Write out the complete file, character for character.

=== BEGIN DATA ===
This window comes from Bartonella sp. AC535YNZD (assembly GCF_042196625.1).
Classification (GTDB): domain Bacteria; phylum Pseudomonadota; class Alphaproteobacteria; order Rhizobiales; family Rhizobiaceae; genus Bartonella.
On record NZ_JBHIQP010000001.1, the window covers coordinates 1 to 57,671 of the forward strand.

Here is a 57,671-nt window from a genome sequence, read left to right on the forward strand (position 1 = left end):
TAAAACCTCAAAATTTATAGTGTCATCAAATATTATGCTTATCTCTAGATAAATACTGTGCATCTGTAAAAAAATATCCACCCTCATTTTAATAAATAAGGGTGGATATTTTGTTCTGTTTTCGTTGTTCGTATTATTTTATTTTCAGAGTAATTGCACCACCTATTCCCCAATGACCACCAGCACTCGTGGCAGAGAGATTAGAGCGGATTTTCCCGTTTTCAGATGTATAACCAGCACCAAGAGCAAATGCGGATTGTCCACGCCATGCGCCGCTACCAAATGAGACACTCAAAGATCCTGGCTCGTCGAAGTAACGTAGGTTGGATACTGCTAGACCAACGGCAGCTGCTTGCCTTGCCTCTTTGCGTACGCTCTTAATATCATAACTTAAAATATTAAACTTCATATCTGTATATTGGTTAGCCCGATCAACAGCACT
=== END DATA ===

This window comes from Bartonella sp. AC535YNZD (assembly GCF_042196625.1).
Classification (GTDB): domain Bacteria; phylum Pseudomonadota; class Alphaproteobacteria; order Rhizobiales; family Rhizobiaceae; genus Bartonella.
On record NZ_JBHIQP010000001.1, the window covers coordinates 1 to 57,671 of the forward strand.

Here is a 57,671-nt window from a genome sequence, read left to right on the forward strand (position 1 = left end):
TAAAACCTCAAAATTTATAGTGTCATCAAATATTATGCTTATCTCTAGATAAATACTGTGCATCTGTAAAAAAATATCCACCCTCATTTTAATAAATAAGGGTGGATATTTTGTTCTGTTTTCGTTGTTCGTATTATTTTATTTTCAGAGTAATTGCACCACCTATTCCCCAATGACCACCAGCACTCGTGGCAGAGAGATTAGAGCGGATTTTCCCGTTTTCAGATGTATAACCAGCACCAAGAGCAAATGCGGATTGTCCACGCCATGCGCCGCTACCAAATGAGACACTCAAAGATCCTGGCTCGTCGAAGTAACGTAGGTTGGATACTGCTAGACCAACGGCAGCTGCTTGCCTTGCCTCTTTGCGTACGCTCTTAATATCATAACTTAAAATATTAAACTTCATATCTGTATATTGGTTAGCCCGATCAACAGCACT